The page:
Party like it's 2014, if you can – that's the last time smartphone sales were this low

If not for Apple, this addition to this week's orgy of bad economic indicators would be even less pleasant

Sorry to bring you another item of news focusing on indicators of poor economic conditions, but analyst outfit Counterpoint Research has just revealed data that finds sales of smartphones have dipped to levels not seen since 2014.

Ahhhh 2014: the year in which Apple debuted 4G in the iPhone 6 and gave the world its first Watch, the Heartbleed flaw in OpenSSL gave us a glimpse of a future in which bugs had brands and widely-used FOSS projects could make the whole world stop to patch, and the first Guardians of the Galaxy movie introduced the audio cassette to a whole new generation. Around 300 million smartphones shipped during that year's third quarter – the same number that made it out the factory gate this year.

"Most major vendors continued experiencing annual shipment declines in the third quarter of 2022. Russia's escalating war in Ukraine, ongoing China-US political distrust and tensions, growing inflationary pressures across regions, a growing fear of recession, and weakening national currencies, all caused a further dent in consumer sentiment, hitting already weakened demand," said Counterpoint senior analyst Harmeet Singh Walia. "This is also adding to a slow but sustained lengthening of smartphone replacement cycles with smartphones becoming more durable and as technology advancement slows."

Only Apple has managed growth in this environment, helped by an earlier-than-usual iPhone launch that saw its market share reach 16 percent and shipments record two percent year-on-year growth.

Samsung could point to quarter-on-quarter growth, but its year-on-year shipments fell eight percent. The Korean giant did, however, chalk up record sales of its folding phones. That premium kit is where the fat profits can be found in the smartphone market, and finding them with its Galaxy Z and S ranges is Samsung's strategy

Brands dependent on mid-range handsets are doing it tougher, Counterpoint suggests, though the likes of Chinese phone-mongers Oppo and Xiaomi enjoyed a little bounce as their rivals quit Russia. Tricky conditions at home – where ongoing COVID-19 restrictions and intertwined economic uncertainties both bit – meant Chinese buyers remained reluctant to splash on new smartphones.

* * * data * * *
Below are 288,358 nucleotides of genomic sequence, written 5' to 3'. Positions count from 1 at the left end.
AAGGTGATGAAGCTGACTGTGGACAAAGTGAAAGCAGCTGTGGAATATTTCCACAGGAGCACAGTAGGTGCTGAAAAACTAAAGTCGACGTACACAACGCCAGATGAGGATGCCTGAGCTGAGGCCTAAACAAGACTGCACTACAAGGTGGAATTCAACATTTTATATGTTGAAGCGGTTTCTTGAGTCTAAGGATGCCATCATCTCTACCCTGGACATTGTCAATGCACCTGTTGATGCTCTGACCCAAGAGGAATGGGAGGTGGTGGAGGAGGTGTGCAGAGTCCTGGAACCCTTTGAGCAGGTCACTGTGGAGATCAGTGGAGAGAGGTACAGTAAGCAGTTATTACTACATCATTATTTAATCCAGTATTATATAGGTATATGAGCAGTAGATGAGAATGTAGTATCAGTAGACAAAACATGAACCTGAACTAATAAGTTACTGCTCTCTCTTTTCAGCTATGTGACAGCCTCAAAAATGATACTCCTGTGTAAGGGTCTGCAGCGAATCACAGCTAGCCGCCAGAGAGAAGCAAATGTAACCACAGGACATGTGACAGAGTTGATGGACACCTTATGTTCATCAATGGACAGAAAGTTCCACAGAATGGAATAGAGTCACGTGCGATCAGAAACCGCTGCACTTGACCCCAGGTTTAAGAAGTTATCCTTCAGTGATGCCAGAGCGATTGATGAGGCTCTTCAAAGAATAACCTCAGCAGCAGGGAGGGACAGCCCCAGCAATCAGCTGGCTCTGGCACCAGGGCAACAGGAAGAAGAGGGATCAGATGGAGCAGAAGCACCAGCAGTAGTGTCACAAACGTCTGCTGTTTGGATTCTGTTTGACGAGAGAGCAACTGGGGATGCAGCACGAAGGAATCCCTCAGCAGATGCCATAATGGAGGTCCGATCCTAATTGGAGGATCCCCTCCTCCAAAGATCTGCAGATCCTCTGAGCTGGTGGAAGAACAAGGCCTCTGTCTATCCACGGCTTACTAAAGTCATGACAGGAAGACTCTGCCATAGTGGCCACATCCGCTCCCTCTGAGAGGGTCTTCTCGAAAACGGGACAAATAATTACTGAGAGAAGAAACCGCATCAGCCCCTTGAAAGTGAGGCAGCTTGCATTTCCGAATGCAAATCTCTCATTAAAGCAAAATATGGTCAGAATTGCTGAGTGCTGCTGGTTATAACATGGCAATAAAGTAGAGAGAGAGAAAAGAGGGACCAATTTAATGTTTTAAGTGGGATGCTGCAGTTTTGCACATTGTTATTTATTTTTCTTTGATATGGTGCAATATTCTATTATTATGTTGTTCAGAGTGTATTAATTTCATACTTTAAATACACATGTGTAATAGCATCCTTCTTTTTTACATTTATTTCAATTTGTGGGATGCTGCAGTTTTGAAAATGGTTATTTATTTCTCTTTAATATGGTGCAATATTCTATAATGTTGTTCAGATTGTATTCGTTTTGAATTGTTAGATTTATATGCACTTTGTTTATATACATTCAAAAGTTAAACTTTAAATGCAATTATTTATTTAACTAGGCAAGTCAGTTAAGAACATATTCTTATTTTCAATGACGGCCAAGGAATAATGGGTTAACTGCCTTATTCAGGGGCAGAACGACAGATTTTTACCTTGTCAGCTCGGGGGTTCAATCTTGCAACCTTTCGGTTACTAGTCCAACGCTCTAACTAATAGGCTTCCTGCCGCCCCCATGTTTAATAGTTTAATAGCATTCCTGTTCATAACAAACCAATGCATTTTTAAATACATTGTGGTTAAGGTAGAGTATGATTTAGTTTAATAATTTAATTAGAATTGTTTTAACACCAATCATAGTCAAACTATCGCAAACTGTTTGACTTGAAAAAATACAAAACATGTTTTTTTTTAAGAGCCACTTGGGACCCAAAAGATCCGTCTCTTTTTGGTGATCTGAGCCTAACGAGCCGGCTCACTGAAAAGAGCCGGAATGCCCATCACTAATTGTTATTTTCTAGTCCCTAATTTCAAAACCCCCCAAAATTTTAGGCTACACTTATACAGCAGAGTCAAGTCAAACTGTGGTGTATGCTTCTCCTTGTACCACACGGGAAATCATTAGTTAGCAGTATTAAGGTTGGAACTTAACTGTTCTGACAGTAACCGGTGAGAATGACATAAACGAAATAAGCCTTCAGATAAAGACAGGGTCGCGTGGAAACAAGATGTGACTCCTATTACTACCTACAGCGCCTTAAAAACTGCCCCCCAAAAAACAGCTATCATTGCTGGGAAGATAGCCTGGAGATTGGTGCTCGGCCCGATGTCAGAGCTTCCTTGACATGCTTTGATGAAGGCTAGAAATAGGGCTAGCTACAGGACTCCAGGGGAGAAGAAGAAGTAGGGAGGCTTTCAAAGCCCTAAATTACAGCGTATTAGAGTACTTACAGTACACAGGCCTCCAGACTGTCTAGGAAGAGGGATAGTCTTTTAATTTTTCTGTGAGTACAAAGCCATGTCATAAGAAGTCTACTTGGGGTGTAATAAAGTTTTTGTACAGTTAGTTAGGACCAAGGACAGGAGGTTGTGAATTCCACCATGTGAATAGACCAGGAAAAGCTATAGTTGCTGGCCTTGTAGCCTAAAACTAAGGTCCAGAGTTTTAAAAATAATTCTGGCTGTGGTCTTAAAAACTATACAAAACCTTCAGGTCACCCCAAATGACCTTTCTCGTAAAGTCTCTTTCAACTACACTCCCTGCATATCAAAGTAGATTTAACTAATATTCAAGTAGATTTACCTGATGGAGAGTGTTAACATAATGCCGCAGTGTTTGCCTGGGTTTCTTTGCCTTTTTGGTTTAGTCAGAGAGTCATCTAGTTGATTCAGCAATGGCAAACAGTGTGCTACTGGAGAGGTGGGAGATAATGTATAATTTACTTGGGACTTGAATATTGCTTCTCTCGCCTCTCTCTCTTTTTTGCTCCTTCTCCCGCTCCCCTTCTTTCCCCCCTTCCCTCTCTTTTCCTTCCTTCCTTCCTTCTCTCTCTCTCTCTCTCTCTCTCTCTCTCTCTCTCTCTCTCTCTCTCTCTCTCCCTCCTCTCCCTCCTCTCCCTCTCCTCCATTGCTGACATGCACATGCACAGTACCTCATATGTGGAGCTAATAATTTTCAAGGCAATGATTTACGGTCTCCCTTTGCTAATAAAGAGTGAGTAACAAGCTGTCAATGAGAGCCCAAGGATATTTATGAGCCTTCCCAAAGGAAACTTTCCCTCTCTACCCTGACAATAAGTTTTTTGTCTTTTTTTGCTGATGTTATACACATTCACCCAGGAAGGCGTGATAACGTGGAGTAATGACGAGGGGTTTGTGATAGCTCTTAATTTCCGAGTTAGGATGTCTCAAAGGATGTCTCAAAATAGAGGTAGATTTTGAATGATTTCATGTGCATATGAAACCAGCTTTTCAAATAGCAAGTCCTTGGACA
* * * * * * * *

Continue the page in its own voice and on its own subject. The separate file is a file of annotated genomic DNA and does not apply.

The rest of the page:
Counterpoint associate director Jan Stryjak predicted "further quarterly improvement in the coming quarter, although central banks' attempts to control inflation will further reduce consumer demand."

Rival analyst outfit IDC today reported the same low level of shipments and offered similar analysis but offered an alternative take on why premium kit is outperforming cheaper products.

"Developed markets that often sell more premium devices are faring better than emerging markets where smartphones sell for a fraction of the cost," said Ryan Reith, group vice president with IDC's Worldwide Mobile and Consumer Device Trackers. "We believe this is largely supported by the expansion of installment plans offered through telcos, retail channels, and even direct from vendors. Promotional activity around trade-in offers also supports that shift."

Reith reckons those tactics can't keep the market afloat forever. "As we look toward next year and beyond, if the global market is going to grow, it will need a strong recovery in emerging markets to make that happen," he said.

Which is not to say the news is all bad. Over a billion smartphones ship each year, vastly exceeding sales of PCs or any other endpoint device. And while 2022 is scary in all sorts of ways, we have at least been spared a standalone Guardians of the Galaxy movie.* ®

*Yes, we do know the Guardians made a substantial appearance in this year's Thor flick.

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